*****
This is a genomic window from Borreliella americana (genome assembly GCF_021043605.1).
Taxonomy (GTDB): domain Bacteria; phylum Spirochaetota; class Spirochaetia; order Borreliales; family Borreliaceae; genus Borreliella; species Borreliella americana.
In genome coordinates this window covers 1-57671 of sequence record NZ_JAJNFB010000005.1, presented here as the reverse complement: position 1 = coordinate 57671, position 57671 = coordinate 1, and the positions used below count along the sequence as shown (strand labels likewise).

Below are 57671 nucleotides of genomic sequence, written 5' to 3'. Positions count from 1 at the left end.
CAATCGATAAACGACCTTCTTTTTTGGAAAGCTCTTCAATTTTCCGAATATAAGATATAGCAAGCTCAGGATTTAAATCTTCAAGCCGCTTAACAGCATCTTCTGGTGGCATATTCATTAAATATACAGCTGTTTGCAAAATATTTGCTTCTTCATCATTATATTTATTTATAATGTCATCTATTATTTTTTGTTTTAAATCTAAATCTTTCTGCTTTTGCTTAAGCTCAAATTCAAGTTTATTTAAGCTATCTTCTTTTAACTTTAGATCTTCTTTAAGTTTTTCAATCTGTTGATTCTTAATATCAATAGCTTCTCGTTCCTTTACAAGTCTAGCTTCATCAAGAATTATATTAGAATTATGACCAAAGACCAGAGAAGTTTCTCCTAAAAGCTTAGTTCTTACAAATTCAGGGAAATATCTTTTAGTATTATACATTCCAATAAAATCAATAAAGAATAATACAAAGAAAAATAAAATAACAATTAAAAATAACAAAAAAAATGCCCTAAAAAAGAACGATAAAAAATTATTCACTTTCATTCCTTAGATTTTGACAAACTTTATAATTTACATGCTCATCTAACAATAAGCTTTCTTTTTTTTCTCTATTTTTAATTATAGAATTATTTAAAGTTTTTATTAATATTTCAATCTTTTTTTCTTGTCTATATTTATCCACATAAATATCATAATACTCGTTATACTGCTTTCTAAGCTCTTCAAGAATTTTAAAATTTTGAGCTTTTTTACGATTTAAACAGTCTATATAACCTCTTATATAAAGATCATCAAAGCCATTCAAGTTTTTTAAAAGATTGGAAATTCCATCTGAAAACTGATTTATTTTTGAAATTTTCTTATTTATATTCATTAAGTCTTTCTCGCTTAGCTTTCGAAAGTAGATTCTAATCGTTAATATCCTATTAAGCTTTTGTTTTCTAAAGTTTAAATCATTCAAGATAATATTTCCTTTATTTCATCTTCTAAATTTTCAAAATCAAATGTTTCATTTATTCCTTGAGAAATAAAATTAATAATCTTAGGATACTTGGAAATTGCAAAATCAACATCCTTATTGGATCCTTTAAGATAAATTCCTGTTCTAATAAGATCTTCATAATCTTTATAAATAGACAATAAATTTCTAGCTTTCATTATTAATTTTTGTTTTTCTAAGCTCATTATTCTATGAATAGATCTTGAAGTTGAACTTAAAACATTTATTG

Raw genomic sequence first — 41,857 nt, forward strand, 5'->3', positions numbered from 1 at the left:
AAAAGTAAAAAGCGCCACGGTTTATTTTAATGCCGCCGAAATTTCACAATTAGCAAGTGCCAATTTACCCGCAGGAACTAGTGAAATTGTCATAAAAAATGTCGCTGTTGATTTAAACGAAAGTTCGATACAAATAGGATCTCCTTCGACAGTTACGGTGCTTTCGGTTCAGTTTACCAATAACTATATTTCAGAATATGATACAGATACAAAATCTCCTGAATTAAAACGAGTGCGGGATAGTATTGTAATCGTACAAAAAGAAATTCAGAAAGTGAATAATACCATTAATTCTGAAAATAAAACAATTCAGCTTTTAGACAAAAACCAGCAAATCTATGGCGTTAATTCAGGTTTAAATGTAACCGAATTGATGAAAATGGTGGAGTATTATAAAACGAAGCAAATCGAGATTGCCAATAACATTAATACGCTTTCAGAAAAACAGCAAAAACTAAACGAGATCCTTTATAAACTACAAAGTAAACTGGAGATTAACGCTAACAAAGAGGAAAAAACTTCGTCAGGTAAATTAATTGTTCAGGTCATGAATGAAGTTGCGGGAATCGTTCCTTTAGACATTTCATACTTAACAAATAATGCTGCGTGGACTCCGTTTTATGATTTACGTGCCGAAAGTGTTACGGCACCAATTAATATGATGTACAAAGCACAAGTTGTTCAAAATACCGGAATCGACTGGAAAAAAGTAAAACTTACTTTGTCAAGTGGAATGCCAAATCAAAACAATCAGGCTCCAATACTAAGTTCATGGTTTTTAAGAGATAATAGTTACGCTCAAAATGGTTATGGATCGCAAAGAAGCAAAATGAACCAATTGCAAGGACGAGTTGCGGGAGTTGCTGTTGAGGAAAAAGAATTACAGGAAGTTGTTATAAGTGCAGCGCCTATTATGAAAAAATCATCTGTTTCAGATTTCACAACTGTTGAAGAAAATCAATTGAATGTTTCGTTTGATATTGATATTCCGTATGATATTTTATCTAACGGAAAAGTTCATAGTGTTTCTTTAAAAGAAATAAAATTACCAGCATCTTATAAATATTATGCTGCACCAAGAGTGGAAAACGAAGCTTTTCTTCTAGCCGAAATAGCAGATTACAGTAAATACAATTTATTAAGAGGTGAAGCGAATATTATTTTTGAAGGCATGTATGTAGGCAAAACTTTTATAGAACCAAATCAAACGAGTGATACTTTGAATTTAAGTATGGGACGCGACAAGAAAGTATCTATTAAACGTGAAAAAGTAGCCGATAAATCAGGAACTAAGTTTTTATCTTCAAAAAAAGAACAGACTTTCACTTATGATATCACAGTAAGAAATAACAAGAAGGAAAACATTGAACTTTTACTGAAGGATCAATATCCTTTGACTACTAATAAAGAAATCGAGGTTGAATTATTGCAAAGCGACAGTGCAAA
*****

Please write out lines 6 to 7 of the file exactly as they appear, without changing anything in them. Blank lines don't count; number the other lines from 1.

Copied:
Raw genomic sequence first — 41,857 nt, forward strand, 5'->3', positions numbered from 1 at the left:
AAAAGTAAAAAGCGCCACGGTTTATTTTAATGCCGCCGAAATTTCACAATTAGCAAGTGCCAATTTACCCGCAGGAACTAGTGAAATTGTCATAAAAAATGTCGCTGTTGATTTAAACGAAAGTTCGATACAAATAGGATCTCCTTCGACAGTTACGGTGCTTTCGGTTCAGTTTACCAATAACTATATTTCAGAATATGATACAGATACAAAATCTCCTGAATTAAAACGAGTGCGGGATAGTATTGTAATCGTACAAAAAGAAATTCAGAAAGTGAATAATACCATTAATTCTGAAAATAAAACAATTCAGCTTTTAGACAAAAACCAGCAAATCTATGGCGTTAATTCAGGTTTAAATGTAACCGAATTGATGAAAATGGTGGAGTATTATAAAACGAAGCAAATCGAGATTGCCAATAACATTAATACGCTTTCAGAAAAACAGCAAAAACTAAACGAGATCCTTTATAAACTACAAAGTAAACTGGAGATTAACGCTAACAAAGAGGAAAAAACTTCGTCAGGTAAATTAATTGTTCAGGTCATGAATGAAGTTGCGGGAATCGTTCCTTTAGACATTTCATACTTAACAAATAATGCTGCGTGGACTCCGTTTTATGATTTACGTGCCGAAAGTGTTACGGCACCAATTAATATGATGTACAAAGCACAAGTTGTTCAAAATACCGGAATCGACTGGAAAAAAGTAAAACTTACTTTGTCAAGTGGAATGCCAAATCAAAACAATCAGGCTCCAATACTAAGTTCATGGTTTTTAAGAGATAATAGTTACGCTCAAAATGGTTATGGATCGCAAAGAAGCAAAATGAACCAATTGCAAGGACGAGTTGCGGGAGTTGCTGTTGAGGAAAAAGAATTACAGGAAGTTGTTATAAGTGCAGCGCCTATTATGAAAAAATCATCTGTTTCAGATTTCACAACTGTTGAAGAAAATCAATTGAATGTTTCGTTTGATATTGATATTCCGTATGATATTTTATCTAACGGAAAAGTTCATAGTGTTTCTTTAAAAGAAATAAAATTACCAGCATCTTATAAATATTATGCTGCACCAAGAGTGGAAAACGAAGCTTTTCTTCTAGCCGAAATAGCAGATTACAGTAAATACAATTTATTAAGAGGTGAAGCGAATATTATTTTTGAAGGCATGTATGTAGGCAAAACTTTTATAGAACCAAATCAAACGAGTGATACTTTGAATTTAAGTATGGGACGCGACAAGAAAGTATCTATTAAACGTGAAAAAGTAGCCGATAAATCAGGAACTAAGTTTTTATCTTCAAAAAAAGAACAGACTTTCACTTATGATATCACAGTAAGAAATAACAAGAAGGAAAACATTGAACTTTTACTGAAGGATCAATATCCTTTGACTACTAATAAAGAAATCGAGGTTGAATTATTGCAAAGCGACAGTGCAAA